For decades, the message from the medical community has been clear: Alcohol and pregnancy do not mix. But if you love a glass of merlot with dinner or an IPA after work, questions arise. What about a glass of wine here and there? Or half of a beer? Does a celebratory sip of champagne really count?
Despite near-constant warnings from organizations such as the CDC, U.S. Surgeon General, andAmerican Academy of Pediatrics—not to mention a vast library of research on the harmful effects of alcohol useduring pregnancy—many women still partake. According to 2013 data from the CDC, one in 10 pregnant women reported having a drink in the past 30 days, while one in 33 even reported binge drinking.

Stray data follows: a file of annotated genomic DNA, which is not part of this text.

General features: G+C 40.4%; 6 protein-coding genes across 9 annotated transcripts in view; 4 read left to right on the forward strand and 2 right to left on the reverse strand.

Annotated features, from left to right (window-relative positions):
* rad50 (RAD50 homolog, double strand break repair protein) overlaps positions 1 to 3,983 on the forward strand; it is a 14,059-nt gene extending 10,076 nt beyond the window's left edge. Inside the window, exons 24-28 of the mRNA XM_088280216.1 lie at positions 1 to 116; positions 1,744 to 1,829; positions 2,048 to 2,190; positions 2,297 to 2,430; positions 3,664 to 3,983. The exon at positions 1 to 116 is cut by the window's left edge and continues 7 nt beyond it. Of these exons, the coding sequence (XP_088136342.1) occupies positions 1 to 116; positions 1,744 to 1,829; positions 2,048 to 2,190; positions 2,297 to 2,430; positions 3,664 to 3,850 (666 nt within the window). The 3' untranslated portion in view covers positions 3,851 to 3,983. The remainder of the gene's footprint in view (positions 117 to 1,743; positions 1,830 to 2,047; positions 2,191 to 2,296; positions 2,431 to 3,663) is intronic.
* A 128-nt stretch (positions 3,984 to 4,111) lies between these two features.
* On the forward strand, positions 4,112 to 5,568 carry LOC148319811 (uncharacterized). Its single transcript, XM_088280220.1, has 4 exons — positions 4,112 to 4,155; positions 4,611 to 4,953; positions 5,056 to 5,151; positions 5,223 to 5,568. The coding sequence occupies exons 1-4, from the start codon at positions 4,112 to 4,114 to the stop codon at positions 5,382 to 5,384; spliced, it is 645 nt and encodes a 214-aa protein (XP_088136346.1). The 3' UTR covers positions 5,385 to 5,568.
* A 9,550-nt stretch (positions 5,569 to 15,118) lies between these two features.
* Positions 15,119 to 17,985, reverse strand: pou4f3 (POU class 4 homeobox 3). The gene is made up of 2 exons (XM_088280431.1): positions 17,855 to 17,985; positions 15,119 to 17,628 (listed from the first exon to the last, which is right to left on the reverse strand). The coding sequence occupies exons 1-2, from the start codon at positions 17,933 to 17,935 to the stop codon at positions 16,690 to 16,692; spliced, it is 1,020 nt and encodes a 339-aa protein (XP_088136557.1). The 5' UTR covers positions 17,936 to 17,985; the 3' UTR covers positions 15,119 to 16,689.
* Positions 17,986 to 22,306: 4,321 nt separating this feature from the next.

Plus, some research has suggested that a little alcohol is OK: One Danish study published in 2012 found that low to moderate consumption of alcohol throughout pregnancy had no measurable effect on the babies in question when they were tested five years later.
And a 2013 study found that light drinking during the first trimester had no impact on the behavior and development of over 10,000 7-year-olds. So is it really that bad?
The Bottom Line